The management of ALS patient’s respiratory functions is a challenge for physicians, and it is very important to reach a deeper understanding of this topic.
A caregiver’s distress level has been previously studied [24
], but, as far as we know, none of these have investigated the relation between a caregiver’s psychological characteristics and clinical aspects of ALS patients. Our study is the first attempt to evaluate the interaction between psychological features of caregivers and their patient’s clinical data.
According to the obtained results, respiratory function is related to a patient’s perception of social support and to the psychological distress of their caregivers. In particular, the patient’s FVC and PCF present negative correlations with their caregiver’s depression, proneness to anxiety, and burden and a positive relation with perceived social support. Low levels of depression, trait anxiety, and burden experienced by caregivers correspond to higher values of FVC and PCF.
A first possible explanation for these results is that the clinical status of an ALS patient has a great influence their caregiver’s psychological well-being. It is quite intuitive, according to clinical experience, that the worsening of the physical condition of ALS an patient produces worries and burden to their relatives and close friends, in accordance with previous literature [9
]. Considering the correlational design of the study, however, another possible explanation cannot be excluded, even if counterintuitive: Change can be promoted by an improvement in the quality of assistance, paying more attention to oral care, cough assistance, and secretion management. Relatively unworried caregivers may be able to provide a better assistance to their relatives by paying more attention to their needs, thus promoting better health condition for ALS patients. Conversely, high levels of depression, trait anxiety, and burden of caregivers could have had a negative effect on the quality of care in our sample. Previous findings by Chio and colleagues indicate that married ALS patients, after NIV, lived statistically longer than non-married [27
]. These works, together with the present results, lead to the intriguing hypothesis that there could be something in the patient-caregiver relationship that influences the patient’s physical condition. Our data do not provide real empirical support to the hypothesis, but this issue should be addressed by future studies.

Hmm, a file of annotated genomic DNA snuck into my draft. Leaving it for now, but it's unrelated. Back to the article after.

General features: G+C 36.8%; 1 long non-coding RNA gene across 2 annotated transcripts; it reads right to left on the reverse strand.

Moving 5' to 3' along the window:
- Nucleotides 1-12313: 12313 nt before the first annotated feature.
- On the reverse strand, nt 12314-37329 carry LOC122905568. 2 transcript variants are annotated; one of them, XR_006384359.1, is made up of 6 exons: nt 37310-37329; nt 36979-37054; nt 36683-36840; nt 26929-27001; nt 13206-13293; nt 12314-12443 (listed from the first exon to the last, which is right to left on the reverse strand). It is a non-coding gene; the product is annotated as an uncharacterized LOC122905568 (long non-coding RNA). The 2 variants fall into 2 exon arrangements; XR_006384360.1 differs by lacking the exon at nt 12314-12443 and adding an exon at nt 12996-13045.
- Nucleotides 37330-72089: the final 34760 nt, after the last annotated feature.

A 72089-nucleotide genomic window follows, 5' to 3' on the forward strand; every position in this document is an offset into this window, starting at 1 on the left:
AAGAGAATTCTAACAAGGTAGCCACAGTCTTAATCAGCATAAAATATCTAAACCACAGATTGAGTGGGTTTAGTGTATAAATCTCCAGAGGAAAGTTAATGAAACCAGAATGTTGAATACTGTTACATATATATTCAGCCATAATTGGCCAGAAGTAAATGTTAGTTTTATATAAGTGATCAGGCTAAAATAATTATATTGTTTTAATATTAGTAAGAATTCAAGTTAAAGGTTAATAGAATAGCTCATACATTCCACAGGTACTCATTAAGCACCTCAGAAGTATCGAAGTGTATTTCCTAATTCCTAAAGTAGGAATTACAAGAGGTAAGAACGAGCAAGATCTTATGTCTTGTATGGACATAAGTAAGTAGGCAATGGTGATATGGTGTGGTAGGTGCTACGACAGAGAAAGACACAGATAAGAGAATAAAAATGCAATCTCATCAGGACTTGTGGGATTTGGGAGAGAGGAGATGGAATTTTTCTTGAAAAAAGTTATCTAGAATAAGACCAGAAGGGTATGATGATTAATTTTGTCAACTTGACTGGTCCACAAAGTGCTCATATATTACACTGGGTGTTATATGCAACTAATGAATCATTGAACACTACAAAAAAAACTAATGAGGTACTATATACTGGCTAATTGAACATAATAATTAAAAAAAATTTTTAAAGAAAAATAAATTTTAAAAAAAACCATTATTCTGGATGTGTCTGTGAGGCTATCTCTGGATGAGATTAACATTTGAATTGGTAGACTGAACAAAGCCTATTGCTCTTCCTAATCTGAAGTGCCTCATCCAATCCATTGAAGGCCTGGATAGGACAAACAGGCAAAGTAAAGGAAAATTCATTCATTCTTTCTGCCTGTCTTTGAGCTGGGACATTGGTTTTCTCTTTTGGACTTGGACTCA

This small study has some limitations. No causal inferences between variables can be made in cross-sectional studies. Moreover, the relatively small sample size increases the risk of a type-II error in the interpretation of data. However, correlations are quite high, augmenting the validity of our results. Furthermore, the average FVC and PFC values were relatively high for ALS patients, although the results can not be generalized to all ALS subjects. The use of the Trait form of the STAI provides information about a subject’s proneness to anxiety and not the experienced level of anxiety. Therefore, more information about state anxiety will be required in future studies. Another limitation is that the sample includes only patients and caregivers with absent psychopathology prior to the ALS diagnosis. Dedicated works could address the clinical peculiarities of people with ALS and a previous psychopathology.
Even if the hypothesis of a partial causal relation between the caregiver’s psychological well-being and the patient’s respiratory function could be wrong, the importance of the caregiver’s role and social support should not be underestimated by physicians who work with ALS patients, considering the impact on the patient’s quality of life [28
]. Together with patients, medical staff could take care of their closest relatives, providing psychological and social support. However, these kind of integrated treatment would seem not to be practical in most ALS clinics, which are already stretched to provide all the services the patients need.
In order to increase the scientific knowledge aimed at the improvement of clinical practice, further works are required to investigate the complex relationship between caregiver psychological characteristics and clinical course of ALS. Moreover, studies about possible psychological interventions are warranted in the ALS field [30
]. We suggest the realization of a randomized clinical trail that compares patient-caregiver couples who receive psychological support with couples that do not, with both clinical and psychological outcomes.